By Seán-Patrick Lovett
Unless you are a theologian, the word kenosis is not one you are likely to encounter every day. It comes from Greek and is used by St Paul in his Letter to the Philippians to describe how Jesus “emptied Himself” in order to be totally open and receptive to the will of His Father.
The Bishops of Central America are theologians. They understood exactly what the Pope was referring to. All the more so because kenosis is a word St Oscar Romero uses to describe what the Church needs to be: a humble and poor Church. Because “in the Church, Christ lives among us”.
Christ’s kenosis is young
Pope Francis is in Panama to celebrate the 34th World Youth Day. He told the Bishops it was “a unique opportunity” to encounter, and draw closer to, the experiences of young people, “so full of hope and desires, but also many hurts and scars”. With them, he said, “we can interpret our world in a new way and recognize the signs of the times”.
Young people are like a barometer, said the Pope: they tell us “where we stand as a community and as a society”. In his discourse, Pope Francis made frequent references to the recent Synod of Bishops on Young People. “The future demands that we respect the present”, he said. It’s a question of dignity, a question of “cultural self-esteem”.
The Pope then invited the Bishops to reflect on the issue of migration: “Many migrants have a young face”, he said. “They are not afraid to take risks and to leave everything behind” in their search for a better future. ”We cannot remain indifferent”, said Pope Francis. “Whereas the world discards people, Christ’s kenosis does not”.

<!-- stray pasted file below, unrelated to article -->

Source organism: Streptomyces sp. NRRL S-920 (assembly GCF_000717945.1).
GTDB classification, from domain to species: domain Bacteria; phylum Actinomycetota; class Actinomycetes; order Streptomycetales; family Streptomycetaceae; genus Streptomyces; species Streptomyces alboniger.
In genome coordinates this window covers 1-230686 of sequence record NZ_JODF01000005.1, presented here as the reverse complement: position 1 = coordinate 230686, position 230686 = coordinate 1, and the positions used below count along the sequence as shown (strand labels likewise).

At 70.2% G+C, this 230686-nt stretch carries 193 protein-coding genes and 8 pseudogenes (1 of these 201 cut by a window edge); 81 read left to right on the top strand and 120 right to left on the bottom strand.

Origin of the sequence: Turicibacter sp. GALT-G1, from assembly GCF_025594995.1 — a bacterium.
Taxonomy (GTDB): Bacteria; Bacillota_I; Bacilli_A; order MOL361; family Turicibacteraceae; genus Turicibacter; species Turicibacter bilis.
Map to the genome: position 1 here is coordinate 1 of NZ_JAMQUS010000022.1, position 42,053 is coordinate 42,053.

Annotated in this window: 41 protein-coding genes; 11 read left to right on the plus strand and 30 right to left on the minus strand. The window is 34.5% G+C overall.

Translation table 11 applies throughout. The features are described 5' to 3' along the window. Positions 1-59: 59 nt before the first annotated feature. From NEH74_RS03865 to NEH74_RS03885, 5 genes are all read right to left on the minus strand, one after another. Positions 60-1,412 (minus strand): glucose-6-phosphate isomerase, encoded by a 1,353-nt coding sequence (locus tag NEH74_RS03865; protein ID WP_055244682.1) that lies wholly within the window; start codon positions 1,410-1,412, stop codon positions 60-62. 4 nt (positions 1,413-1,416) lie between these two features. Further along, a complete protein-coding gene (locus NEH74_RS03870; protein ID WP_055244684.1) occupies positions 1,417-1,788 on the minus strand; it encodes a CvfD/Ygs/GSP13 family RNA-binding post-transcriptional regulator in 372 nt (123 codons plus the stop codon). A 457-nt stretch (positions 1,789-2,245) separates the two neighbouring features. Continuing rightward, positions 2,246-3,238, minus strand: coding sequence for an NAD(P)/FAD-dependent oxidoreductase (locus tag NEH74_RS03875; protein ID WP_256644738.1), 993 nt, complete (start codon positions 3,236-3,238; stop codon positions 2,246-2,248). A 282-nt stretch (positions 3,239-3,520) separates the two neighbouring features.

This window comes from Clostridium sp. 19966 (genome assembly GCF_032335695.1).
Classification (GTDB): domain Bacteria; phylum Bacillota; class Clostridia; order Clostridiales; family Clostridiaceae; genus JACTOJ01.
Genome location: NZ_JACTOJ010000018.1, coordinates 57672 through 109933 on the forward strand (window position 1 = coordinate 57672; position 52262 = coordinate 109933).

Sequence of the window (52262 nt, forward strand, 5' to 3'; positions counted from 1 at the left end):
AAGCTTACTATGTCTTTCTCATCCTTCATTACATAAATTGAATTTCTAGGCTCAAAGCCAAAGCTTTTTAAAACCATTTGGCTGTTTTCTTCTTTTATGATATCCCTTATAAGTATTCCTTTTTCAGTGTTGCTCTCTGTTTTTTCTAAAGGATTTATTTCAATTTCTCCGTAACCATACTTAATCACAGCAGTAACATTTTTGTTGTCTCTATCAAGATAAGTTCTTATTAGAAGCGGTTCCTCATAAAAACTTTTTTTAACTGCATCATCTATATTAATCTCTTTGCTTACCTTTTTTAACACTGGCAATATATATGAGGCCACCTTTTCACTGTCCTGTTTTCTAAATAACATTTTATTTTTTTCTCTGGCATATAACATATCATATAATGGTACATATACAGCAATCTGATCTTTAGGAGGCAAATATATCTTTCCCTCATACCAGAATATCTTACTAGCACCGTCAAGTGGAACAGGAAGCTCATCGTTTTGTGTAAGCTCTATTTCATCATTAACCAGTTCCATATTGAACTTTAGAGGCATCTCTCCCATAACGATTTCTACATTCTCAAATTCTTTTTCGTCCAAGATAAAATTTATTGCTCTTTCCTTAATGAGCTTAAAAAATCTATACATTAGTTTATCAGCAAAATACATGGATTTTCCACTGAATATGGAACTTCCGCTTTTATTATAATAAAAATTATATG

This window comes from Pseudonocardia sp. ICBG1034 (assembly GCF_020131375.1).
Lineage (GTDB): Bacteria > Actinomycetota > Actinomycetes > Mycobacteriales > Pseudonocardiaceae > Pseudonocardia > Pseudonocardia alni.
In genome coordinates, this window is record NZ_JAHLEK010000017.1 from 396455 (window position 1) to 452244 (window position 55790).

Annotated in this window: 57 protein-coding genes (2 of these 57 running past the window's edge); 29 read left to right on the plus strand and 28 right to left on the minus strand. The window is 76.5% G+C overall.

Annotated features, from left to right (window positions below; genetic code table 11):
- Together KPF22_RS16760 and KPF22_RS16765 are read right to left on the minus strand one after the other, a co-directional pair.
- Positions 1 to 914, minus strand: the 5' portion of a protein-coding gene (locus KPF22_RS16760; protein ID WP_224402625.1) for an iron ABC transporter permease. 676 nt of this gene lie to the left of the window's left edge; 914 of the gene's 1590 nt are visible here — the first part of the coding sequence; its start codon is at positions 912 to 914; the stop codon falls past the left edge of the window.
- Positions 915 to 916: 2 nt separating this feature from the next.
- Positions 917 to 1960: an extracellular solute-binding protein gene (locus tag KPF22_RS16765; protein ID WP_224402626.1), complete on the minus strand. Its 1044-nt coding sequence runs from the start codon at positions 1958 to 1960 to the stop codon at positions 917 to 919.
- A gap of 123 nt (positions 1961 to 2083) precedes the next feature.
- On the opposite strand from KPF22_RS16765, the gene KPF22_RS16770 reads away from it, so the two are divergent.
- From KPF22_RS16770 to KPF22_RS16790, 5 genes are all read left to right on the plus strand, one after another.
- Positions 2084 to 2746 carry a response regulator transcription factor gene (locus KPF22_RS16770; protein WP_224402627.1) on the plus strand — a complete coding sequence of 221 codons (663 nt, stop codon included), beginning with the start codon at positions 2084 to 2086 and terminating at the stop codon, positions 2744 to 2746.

Christ’s kenosis is priestly
Returning to the example of St Oscar Romero, the Pope described the murdered Archbishop of San Salvador as “no human resources manager”. Rather, he was “a father, a friend, and a brother”.
“He can serve as a yardstick”, said Pope Francis, “to measure our own hearts as bishops”, asking “How much does the life of my priests affect me?”. Priests, he continued are “on the front lines…they need our understanding and encouragement, our fatherhood”.
Christ’s kenosis, said the Pope, “is the supreme expression of the Father’s compassion”. A parish priest needs to encounter a father “in whom he can see a reflection of himself, not an administrator concerned about ‘reviewing the troops’”.
Christ’s kenosis is poor
Pope Francis concluded his address to the Bishops of Central America by reminding them that “thinking with the Church” means “thinking with the suffering and hope-filled people of God”.
The Pope warned about a “spiritual worldliness”, one that puts “a religious and pious veneer over the desire for power and influence, over vanity and even pride and arrogance”. The Pope confirmed how the Church is only free when “centred in the kenosis of her Lord”.
Again quoting Archbishop Romero, he said the Church “does not want her strength to be in the backing of the powerful or political leaders”. Instead, she “advances with noble detachment”. This translates into clear and practical signs, the Pope concluded: “It challenges us and calls us to examine our consciences about our decisions and priorities in the use of our resources, influence, and position.”